The entire artistic team says they are pooling their resources and connections to develop relationships with community and educational groups, including the pop-up Black Market in Dudley Square and Castle of our Skins, a group dedicated to producing a concert and educational series celebrating black artistry through music.

The team is also partnering with students at the Boston Arts Academy and Boston University to mentor them in positions onstage and backstage. Smith, Front Porch’s production manager, says her years in the apprenticeship program at the Strand Theatre in Dorchester had a big impact on her decision to pursue a theater career, and she hopes to provide that opportunity for others. (Her day job is director of venue operations at the Boston Center for the Arts; she also works as a stage manager.)

Parent has deep connections to the Boston public schools, where he taught full time for several years. “It’s important to us that we work with schools to bring the repertory we are presenting onstage into the classroom, and introduce these kids to black classical composers and artists,” he says.

While the current season represents a big step forward for Front Porch, there is more to come. “We want to ease into a self-sustaining business model while paying union contracts,” says Simmons. “As long as we focus on producing exciting theater with high artistic standards, our five-year plan expects us to stand on our own by year four.”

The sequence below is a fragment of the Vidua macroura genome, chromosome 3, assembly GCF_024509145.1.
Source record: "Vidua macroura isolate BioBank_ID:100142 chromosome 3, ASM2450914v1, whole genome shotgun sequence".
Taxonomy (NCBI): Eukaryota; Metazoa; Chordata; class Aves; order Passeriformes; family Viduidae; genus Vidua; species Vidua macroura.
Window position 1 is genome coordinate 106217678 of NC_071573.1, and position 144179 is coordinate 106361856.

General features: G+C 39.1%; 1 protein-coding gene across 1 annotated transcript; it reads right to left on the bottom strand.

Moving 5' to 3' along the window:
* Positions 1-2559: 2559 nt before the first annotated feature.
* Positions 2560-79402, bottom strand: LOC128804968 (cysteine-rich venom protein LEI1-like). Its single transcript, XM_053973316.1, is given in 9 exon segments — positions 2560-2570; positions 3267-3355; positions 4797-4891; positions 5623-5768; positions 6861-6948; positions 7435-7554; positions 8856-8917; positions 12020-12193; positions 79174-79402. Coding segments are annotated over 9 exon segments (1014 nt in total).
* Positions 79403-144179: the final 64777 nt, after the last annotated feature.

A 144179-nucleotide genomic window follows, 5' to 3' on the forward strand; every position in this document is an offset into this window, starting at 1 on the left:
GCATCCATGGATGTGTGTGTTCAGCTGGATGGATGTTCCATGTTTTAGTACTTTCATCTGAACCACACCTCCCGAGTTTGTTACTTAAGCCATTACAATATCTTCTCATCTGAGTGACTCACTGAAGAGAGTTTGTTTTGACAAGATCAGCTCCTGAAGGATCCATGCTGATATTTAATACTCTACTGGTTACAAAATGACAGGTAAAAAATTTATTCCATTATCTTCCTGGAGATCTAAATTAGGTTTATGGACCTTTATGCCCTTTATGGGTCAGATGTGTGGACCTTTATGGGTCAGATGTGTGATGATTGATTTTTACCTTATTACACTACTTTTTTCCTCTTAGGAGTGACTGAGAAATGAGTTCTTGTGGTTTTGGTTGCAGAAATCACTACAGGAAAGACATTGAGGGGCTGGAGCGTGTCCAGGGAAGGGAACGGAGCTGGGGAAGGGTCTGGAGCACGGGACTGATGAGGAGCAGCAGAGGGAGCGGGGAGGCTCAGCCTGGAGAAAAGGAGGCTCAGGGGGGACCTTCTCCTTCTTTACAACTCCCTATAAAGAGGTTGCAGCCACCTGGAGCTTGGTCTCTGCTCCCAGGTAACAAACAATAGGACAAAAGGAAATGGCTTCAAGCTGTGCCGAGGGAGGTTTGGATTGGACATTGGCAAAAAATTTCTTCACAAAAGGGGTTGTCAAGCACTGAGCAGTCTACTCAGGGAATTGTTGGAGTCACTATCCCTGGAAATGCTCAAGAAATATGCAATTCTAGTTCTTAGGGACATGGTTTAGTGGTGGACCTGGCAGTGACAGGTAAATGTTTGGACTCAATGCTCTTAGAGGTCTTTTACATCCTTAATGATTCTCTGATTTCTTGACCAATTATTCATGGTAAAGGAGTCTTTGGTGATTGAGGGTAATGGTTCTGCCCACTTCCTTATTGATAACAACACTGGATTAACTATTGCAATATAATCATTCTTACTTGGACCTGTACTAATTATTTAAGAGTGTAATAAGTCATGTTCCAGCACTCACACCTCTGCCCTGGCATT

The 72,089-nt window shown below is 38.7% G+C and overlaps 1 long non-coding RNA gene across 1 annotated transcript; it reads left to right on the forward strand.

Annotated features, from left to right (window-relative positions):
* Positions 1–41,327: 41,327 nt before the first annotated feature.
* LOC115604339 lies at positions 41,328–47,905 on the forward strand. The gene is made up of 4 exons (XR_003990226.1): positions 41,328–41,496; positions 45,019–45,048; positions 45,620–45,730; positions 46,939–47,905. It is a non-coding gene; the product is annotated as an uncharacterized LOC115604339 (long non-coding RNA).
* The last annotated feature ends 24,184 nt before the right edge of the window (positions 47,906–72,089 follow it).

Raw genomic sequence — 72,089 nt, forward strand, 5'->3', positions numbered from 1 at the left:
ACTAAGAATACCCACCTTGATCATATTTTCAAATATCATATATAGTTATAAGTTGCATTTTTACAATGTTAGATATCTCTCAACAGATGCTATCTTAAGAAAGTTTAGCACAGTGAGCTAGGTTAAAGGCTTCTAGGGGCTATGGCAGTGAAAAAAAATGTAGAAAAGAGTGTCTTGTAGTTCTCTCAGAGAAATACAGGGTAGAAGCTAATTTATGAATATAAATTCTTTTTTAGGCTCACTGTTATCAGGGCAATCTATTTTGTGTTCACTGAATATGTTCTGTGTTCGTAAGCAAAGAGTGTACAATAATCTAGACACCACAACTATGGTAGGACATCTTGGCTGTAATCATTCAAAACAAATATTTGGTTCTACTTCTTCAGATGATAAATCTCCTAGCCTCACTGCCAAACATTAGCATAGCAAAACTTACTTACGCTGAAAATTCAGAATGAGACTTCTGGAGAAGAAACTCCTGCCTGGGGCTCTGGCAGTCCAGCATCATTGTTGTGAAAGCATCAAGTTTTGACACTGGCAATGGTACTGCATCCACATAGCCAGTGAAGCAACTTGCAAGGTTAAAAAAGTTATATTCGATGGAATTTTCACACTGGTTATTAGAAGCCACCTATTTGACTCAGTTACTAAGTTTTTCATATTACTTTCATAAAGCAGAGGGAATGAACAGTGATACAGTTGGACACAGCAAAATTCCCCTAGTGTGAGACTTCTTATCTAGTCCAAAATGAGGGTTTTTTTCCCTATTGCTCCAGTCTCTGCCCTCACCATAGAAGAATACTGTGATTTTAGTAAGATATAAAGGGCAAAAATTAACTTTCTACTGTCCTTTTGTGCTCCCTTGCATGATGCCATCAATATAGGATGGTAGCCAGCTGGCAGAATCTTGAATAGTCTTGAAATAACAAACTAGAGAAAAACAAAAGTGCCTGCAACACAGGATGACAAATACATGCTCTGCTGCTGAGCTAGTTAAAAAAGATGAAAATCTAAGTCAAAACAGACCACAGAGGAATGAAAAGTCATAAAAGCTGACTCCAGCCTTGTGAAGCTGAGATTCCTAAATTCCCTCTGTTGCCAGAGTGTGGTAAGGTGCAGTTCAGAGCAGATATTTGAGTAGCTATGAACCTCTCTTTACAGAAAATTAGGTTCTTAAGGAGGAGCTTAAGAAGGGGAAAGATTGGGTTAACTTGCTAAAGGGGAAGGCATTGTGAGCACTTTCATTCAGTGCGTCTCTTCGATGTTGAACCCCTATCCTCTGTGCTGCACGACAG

Monkey in the middle

Ken Prestininzi describes his new play “Timbuktu, USA” as a “gothic farce.”

“I love the notion of using unexpected combinations of objects or symbols to create the drama,” says Prestininzi, who is directing the Boston premiere of his play Aug. 25-Sept. 1 at Boston Playwrights’ Theatre, in a Sleeping Weazel production.

“Timbuktu, USA,” he says, follows a woman whose quest for power turns on her, thanks in no small part to an escaped monkey and a virgin. It’s a mash-up of comedy and horror, set in the world of power politics.

“Sometimes,” Prestininzi says, “our fascination with power gets the better of us. When we think we’re in control, and try to treat life as a game where we control the rules, that’s exactly the moment when things spiral away from us.”

Yes, it is a political comedy with consequences, but don’t worry if you don’t quite get it. The thrill of Prestininzi’s plays — including the mesmerizing “Birth Breath Bride Elizabeth” (ArtsEmerson), and “Ugmo and Eenie Go Down the Ruski Hole” (Sleeping Weazel) — involves his skill with language, combined with his ability to take quirky objects and idiosyncrasies and transform them into surprisingly dramatic material.

“I love the notion of those old ‘Abbott and Costello Meet Frankenstein’ movies,” says Prestininzi. “It’s the idea of the innocent child or clown placed in a high-stakes situation. My work emerges from the tradition of Maria Irene Fornés and Samuel Beckett. I love the idea of the clown who responds to a situation by performing tasks with objects. Think of Charlie Chaplin’s ‘The Tramp’ and his efforts to eat and sleep.”


Symbolism allows “the audience to make the connections themselves,” he says. “There’s a real pleasure in those discoveries. It’s something audiences respond to in a refreshingly child-like way.”

“Timbuktu, USA” is Prestininzi’s third collaboration with Sleeping Weazel (he also directed “27 Tips for Banishing the Blues”) and is one of the many artists affiliated with the company.

“Our mission,” says Sleeping Weazel artistic director Charlotte Meehan, “is to present new works that provide a necessary critique of the current [presidential] administration, ongoing racism, and other social ills that plague our country. I want Sleeping Weazel productions to be entertaining as hell and to ignite a fire in our audiences. ‘Timbuktu’ is drop-dead hilarious while also being a strong call to action.”

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Terry Byrne can be reached at